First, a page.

We’ve mentioned these pickles here before, but boy howdy, have we got some cucumbers for you this week. Wait until you see your CSA share. Wait until you see the market tables. If you love to pickle – or if you’ve been meaning to learn – now is the time!
We’ll share some other great approaches to pickling here soon, but we think these fridge pickles are a great way to begin. Maybe you’ve been curious about making your own pickles for a long time but feel a little intimidated. Or maybe you’re a seasoned pickler, staring at this week’s share, looking at the thermometer, thinking there is no way in heck you’re going to be doing any canning this week. Either way: hie thee to your kitchen! These are very fast, very easy, and very delicious.
adapted from dlyn
Crunchy, garlicky, and just sour enough, we can’t stop reaching for these. Pour a simple brine of water, vinegar, and salt over cucumbers, garlic, and herbs. Leave the jars alone for a few days … and voila! Pickles! They aren’t canned, so they need to be stored in the fridge. They’ll keep at least a couple months in there — if they last that long. Makes 6 pints or 3 quarts.
For the brine:
2 quarts water
1 cup white vinegar or apple cider vinegar
1/2 cup canning or pickling salt (kosher salt is also fine, but may result in cloudier pickle brine)
For the pickles:
Cucumbers, enough to fit snugly into your jars, washed well and sliced into spears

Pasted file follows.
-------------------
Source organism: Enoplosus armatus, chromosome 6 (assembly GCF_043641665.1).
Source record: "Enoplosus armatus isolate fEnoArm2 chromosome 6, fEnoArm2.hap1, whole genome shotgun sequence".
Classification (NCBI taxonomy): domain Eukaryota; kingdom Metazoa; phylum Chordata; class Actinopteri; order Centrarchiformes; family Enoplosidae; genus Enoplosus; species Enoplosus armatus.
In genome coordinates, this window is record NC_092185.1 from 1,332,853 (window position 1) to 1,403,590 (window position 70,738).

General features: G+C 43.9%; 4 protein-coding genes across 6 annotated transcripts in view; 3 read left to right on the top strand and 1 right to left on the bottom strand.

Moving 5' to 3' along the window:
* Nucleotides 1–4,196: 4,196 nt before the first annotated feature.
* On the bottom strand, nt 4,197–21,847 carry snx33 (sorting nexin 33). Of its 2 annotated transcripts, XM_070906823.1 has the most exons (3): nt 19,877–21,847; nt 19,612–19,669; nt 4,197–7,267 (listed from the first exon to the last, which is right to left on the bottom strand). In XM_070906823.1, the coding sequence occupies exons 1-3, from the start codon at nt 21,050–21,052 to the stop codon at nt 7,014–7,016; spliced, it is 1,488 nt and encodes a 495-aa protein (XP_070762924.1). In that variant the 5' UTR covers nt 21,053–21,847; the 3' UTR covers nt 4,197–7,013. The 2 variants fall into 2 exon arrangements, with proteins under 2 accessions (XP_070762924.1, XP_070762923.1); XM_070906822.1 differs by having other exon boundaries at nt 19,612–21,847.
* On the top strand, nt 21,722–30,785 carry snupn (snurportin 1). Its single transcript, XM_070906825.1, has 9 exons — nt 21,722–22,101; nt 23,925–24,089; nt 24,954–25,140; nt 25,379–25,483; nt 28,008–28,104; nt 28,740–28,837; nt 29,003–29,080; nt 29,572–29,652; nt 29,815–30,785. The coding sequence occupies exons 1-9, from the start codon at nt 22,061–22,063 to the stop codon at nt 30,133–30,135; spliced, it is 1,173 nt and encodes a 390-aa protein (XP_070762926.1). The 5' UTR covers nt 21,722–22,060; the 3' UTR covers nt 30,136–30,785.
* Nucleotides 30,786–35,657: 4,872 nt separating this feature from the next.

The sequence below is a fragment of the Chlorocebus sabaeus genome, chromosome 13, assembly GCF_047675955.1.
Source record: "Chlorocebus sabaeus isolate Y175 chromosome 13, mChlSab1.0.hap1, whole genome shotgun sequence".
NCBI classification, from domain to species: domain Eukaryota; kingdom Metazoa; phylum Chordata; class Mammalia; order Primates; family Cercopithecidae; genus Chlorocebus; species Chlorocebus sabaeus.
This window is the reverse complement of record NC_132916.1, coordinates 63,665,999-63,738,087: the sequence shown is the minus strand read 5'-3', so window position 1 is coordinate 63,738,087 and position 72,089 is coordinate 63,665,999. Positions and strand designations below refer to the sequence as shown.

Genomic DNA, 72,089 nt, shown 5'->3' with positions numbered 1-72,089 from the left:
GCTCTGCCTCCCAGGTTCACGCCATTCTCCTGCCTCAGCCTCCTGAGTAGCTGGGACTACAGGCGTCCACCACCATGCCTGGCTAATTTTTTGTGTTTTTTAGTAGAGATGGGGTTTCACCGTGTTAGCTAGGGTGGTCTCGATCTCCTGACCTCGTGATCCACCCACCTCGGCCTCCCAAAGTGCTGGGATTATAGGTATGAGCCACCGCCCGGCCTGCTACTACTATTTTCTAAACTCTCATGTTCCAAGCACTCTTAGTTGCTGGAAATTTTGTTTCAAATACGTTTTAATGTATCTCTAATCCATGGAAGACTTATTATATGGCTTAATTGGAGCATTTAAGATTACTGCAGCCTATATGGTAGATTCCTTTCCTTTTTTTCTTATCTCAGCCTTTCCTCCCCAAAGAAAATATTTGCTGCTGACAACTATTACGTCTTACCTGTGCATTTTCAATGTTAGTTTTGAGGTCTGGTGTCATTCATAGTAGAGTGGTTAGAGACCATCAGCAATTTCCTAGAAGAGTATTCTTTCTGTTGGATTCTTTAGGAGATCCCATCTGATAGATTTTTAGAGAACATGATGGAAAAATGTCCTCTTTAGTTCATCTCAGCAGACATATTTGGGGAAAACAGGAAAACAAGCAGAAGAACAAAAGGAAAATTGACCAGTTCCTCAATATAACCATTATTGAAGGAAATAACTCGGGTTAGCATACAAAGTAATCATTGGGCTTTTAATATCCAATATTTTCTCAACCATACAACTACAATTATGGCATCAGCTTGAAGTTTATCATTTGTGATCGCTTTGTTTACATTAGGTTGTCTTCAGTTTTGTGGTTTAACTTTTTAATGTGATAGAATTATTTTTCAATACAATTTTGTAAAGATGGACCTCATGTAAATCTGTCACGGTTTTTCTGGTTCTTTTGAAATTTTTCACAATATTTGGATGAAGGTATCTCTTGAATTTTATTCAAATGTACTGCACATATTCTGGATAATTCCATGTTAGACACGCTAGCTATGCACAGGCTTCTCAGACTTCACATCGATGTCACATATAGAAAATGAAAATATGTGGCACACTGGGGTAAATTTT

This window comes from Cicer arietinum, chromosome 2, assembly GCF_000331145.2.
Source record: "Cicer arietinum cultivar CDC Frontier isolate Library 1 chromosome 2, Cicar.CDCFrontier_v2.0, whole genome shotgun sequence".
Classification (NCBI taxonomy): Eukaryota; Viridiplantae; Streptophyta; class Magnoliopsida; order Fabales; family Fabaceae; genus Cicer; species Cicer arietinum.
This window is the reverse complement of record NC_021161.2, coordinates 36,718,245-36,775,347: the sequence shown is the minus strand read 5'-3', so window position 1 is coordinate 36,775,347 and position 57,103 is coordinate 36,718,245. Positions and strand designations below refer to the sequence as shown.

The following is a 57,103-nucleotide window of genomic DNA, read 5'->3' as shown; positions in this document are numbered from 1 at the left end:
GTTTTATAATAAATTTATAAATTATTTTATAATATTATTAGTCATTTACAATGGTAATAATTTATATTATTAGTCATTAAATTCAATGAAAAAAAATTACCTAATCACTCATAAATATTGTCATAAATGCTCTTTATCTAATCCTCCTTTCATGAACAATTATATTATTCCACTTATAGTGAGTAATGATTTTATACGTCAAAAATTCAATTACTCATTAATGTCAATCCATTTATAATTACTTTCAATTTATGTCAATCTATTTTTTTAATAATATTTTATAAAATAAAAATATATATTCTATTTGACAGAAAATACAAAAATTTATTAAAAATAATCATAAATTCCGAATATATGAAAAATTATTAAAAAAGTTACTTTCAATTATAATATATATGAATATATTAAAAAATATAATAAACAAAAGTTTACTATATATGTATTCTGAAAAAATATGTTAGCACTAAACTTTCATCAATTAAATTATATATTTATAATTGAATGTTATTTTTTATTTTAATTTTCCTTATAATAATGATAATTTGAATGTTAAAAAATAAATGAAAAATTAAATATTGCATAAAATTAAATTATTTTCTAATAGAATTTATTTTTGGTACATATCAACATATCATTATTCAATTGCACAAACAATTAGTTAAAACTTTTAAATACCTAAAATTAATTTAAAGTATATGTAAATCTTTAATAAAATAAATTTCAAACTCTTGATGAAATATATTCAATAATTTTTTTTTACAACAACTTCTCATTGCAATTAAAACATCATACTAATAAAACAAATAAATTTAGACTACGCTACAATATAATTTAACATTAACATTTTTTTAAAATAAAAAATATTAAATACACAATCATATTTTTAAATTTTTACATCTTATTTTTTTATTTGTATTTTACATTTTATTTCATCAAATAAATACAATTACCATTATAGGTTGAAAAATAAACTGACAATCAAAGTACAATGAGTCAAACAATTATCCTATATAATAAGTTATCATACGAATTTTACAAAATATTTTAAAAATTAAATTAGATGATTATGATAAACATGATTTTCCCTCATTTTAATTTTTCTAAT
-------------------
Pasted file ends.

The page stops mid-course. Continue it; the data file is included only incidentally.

Garlic, 1-2 cloves per pint jar or 2-3 cloves per quart jar, smashed and peeled
Herbs (dill is classic; we also love thyme), 1-2 sprigs per pint jar or 2-4 sprigs per quart jar, rinsed well
Clean your jars thoroughly with soap and water. They do not need to be sterilized.
Combine all brine ingredients in a large pot and bring to a boil. Stir occasionally to be sure the salt dissolves completely. While the mixture is coming to a boil, prepare the rest of the ingredients.
Place a smashed garlic clove or two in the bottom of each jar. Add the sprigs of your chosen herb.
Fill the jar the rest of the way with cucumber spears. Really cram them in there — otherwise some spears will float above the brine when you add it, and this can lead to premature spoilage.
Add another smashed garlic clove to each jar — wedge it down between some cucumber spears so it won’t float when you add the brine.
Pour the simmering brine over the vegetables, being sure they are completely submerged. If your brine isn’t simmering, bring it back to a simmer before pouring it over the vegetables.
Put a lid on each jar.
Leave at room temperature for 2-3 days (less time when the weather is very hot, more when it’s cold) and then, if you can stand it, put them in the fridge for an additional 1-2 weeks.
We usually break into the first jar right away but give the rest of the jars the additional slow fridge fermentation before eating them.